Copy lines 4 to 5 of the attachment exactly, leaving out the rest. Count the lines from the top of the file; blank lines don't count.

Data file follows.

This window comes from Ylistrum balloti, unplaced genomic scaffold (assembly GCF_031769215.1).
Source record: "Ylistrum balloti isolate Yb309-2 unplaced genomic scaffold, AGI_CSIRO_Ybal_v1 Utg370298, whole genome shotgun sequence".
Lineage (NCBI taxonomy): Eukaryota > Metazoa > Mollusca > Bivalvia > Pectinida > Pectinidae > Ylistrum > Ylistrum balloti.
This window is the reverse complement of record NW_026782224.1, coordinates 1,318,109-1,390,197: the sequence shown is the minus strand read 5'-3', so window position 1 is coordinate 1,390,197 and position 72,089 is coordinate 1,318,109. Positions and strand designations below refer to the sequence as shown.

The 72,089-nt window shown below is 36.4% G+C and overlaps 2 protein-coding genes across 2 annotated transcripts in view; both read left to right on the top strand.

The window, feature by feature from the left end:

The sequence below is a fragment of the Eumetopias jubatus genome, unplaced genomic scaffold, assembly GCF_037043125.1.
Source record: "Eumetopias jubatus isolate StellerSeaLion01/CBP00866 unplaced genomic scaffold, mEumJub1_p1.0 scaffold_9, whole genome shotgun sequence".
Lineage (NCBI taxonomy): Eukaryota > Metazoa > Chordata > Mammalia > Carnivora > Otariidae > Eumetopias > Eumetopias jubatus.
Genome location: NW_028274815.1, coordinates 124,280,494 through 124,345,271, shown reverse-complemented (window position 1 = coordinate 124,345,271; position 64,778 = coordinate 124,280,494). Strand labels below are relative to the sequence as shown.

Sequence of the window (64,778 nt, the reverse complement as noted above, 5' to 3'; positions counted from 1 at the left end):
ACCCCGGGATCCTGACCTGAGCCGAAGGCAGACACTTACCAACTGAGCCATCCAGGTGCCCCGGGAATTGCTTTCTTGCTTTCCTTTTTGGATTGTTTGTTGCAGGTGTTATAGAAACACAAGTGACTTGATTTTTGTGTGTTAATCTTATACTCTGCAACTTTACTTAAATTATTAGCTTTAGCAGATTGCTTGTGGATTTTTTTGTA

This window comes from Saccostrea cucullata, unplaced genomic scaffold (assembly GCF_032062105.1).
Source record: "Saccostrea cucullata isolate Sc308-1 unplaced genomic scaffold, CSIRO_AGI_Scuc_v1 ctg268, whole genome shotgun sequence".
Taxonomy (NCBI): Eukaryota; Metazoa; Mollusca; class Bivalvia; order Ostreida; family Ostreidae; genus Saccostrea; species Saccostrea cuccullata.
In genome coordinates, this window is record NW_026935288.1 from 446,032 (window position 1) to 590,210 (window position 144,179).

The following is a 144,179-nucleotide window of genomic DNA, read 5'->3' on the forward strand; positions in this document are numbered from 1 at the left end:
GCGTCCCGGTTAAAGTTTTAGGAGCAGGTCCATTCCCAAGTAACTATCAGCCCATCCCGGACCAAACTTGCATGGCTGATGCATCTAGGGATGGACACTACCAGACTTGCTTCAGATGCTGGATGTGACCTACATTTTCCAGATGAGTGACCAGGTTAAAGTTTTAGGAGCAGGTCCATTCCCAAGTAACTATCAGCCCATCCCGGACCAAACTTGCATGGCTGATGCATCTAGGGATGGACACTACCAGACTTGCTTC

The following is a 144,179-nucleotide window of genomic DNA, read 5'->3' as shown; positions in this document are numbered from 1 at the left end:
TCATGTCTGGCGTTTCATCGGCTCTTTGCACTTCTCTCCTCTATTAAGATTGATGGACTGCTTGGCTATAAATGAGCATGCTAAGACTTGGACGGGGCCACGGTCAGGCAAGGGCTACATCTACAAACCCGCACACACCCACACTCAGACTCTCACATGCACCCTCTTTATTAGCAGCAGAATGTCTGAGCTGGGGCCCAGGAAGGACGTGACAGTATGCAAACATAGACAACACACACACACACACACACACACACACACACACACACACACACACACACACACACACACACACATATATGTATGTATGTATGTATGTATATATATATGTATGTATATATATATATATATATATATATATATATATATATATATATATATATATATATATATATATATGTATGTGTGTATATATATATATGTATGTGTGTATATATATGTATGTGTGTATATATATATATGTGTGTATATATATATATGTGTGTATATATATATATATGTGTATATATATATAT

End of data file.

This window is the reverse complement of record NW_026782224.1, coordinates 1,318,109-1,390,197: the sequence shown is the minus strand read 5'-3', so window position 1 is coordinate 1,390,197 and position 72,089 is coordinate 1,318,109. Positions and strand designations below refer to the sequence as shown.

The 72,089-nt window shown below is 36.4% G+C and overlaps 2 protein-coding genes across 2 annotated transcripts in view; both read left to right on the top strand.